Wednesday, May 29, 2019

Privatization of Electricity in Tanzania :: essays research papers fc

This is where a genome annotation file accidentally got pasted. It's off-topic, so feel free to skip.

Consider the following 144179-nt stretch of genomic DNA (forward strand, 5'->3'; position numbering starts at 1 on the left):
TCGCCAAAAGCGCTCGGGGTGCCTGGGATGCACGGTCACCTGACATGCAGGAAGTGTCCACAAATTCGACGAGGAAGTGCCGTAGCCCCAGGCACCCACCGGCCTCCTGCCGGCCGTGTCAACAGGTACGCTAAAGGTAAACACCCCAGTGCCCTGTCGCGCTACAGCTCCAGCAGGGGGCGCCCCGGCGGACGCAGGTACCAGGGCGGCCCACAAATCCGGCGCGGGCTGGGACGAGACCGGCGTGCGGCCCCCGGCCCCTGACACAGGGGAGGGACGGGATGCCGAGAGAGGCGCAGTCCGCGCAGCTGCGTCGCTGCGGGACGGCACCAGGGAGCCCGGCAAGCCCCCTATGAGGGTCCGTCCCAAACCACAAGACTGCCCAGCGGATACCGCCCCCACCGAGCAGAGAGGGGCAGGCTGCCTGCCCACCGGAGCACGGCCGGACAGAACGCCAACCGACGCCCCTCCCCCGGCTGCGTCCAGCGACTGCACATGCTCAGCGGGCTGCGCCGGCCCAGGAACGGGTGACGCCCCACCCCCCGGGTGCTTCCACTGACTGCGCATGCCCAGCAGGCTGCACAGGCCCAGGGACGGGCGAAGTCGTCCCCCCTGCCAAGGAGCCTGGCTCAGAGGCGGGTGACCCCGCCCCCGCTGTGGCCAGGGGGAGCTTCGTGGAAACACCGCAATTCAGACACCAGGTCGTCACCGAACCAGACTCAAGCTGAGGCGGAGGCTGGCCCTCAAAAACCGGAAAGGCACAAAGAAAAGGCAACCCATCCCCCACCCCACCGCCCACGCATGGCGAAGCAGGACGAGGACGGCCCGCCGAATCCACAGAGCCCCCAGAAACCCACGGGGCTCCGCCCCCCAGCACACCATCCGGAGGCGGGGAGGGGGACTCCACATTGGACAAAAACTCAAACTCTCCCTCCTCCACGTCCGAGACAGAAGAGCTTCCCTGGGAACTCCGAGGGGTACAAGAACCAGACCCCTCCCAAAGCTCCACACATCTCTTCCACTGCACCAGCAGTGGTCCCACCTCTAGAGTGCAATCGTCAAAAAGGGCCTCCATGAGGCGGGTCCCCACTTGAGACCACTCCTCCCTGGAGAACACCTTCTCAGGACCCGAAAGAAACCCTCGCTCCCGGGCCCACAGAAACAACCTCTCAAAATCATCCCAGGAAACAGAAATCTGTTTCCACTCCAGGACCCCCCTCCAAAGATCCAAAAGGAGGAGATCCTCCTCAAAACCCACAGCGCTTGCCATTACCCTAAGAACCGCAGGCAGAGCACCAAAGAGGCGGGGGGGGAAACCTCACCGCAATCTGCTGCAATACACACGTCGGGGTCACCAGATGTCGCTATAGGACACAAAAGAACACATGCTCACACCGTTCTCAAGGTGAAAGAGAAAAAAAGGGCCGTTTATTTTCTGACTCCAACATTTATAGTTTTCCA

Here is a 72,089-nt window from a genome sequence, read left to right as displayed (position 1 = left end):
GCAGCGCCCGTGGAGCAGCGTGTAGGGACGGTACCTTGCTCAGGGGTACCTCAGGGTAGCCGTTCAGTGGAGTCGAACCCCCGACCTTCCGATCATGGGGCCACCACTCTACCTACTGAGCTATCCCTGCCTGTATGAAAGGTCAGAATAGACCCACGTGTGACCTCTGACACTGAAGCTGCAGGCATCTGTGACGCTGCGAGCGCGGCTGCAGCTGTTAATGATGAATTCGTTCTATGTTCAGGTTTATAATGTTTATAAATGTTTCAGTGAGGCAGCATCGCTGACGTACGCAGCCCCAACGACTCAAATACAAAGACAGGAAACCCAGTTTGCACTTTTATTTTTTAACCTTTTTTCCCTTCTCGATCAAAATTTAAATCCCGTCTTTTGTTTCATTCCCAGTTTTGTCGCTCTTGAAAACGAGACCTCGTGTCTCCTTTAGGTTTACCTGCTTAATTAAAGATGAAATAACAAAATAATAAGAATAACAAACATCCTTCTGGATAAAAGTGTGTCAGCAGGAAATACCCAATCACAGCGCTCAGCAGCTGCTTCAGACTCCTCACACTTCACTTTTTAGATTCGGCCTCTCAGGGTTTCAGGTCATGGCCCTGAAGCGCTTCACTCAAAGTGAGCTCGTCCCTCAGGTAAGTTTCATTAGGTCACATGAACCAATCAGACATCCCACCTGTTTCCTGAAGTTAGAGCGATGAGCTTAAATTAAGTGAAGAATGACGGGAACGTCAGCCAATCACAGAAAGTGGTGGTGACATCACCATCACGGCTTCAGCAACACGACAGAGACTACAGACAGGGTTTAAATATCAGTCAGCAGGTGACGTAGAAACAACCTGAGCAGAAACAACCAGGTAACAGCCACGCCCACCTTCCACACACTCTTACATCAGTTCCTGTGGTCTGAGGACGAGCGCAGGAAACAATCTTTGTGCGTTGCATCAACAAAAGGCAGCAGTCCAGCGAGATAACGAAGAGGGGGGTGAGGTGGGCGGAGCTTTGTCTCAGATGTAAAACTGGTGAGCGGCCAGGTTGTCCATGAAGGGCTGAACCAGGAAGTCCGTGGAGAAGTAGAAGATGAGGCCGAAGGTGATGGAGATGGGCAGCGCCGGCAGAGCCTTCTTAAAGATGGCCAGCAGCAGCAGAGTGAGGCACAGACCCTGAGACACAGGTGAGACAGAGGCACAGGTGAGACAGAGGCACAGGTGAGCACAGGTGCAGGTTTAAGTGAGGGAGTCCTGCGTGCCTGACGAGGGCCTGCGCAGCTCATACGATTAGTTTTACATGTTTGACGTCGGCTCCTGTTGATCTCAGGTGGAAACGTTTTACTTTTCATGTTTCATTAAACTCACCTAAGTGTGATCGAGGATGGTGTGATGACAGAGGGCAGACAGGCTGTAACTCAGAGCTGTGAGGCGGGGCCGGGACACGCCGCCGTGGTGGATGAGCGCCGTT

Privatization of Electricity in TanzaniaThe story of Tanzania, from pre-colonialist period to presentTanzania, dictated in East Africa, is one of the least developed countries in the world. According to the UNDP Human Development Index, Tanzania ranked 162 out of 177 countries in the 2004 survey (UNDP2004, HDI), with one universe the most developed. According to the Poverty Reduction Strategy Paper (PRSP) prepared by Tanzanian officials for the World Bank, half of Tanzanians 36.6 million people are characterized as poor and one-third live in abject poverty(WB PRSP p.1). Tanzanians have a life expectancy of 43.5 historic period, a fertility rate of 5.1 births per woman, an HIV prevalence of 8.8%, and a population growth rate of 1.95% (UNDP 2004). Agriculture makes up half of the countrys GDP, 85% of the exports, and 80% of the labor force (CIA 2004). Culturally, Tanzanians are make up of 130 different tribes, each speaking their own mother tongue. The official languages of Tanzan ia are Kiswahili and English, with English being the main language in commerce, administration, and higher(prenominal) education (CIA 2004). Kiswahili is a mix of Bantu languages, English, and Arabic, and is indicative of the millennia old history of trade with the outside world. Records of trade routes with the Middle East date back to the inaugural century AD (govt web early history).Zanzibar and the coastal town of Bagamoya were the hubs of the East African slave trade, active for well over a thousand course of studys (pilot). While the early slave trade with the Middle East existed only on a small scale, transporting around 100 slaves at a time, the expression of Europeans in the 17th century ratcheted up the trade to a much larger scale and level of organization, at its height moving 15,000 slaves a year out of East Africa (pilot). Serious efforts to culmination the slave trade began in the 19th century, though the trade continued through the German occupation of because G erman East Africa in the latter part of the century. In 1919 after World War I, Britain took over German East Africa, renaming it Tanganyika, and permanently put an end to the slave trade (govt web colonial period ). Tanganyika attained independence from British rule in 1961 and Zanzibar followed soon after in 1963, ending the creation of the British mandated territory. Tanzania was formed in 1964 by uniting the mainland, Tanganyika, and the islands of Zanzibar. An excerpt from the Tanzanian National Website displays an interesting official interpretation of the lingering effects of centuries of occupation by foreigners (my emphasis)

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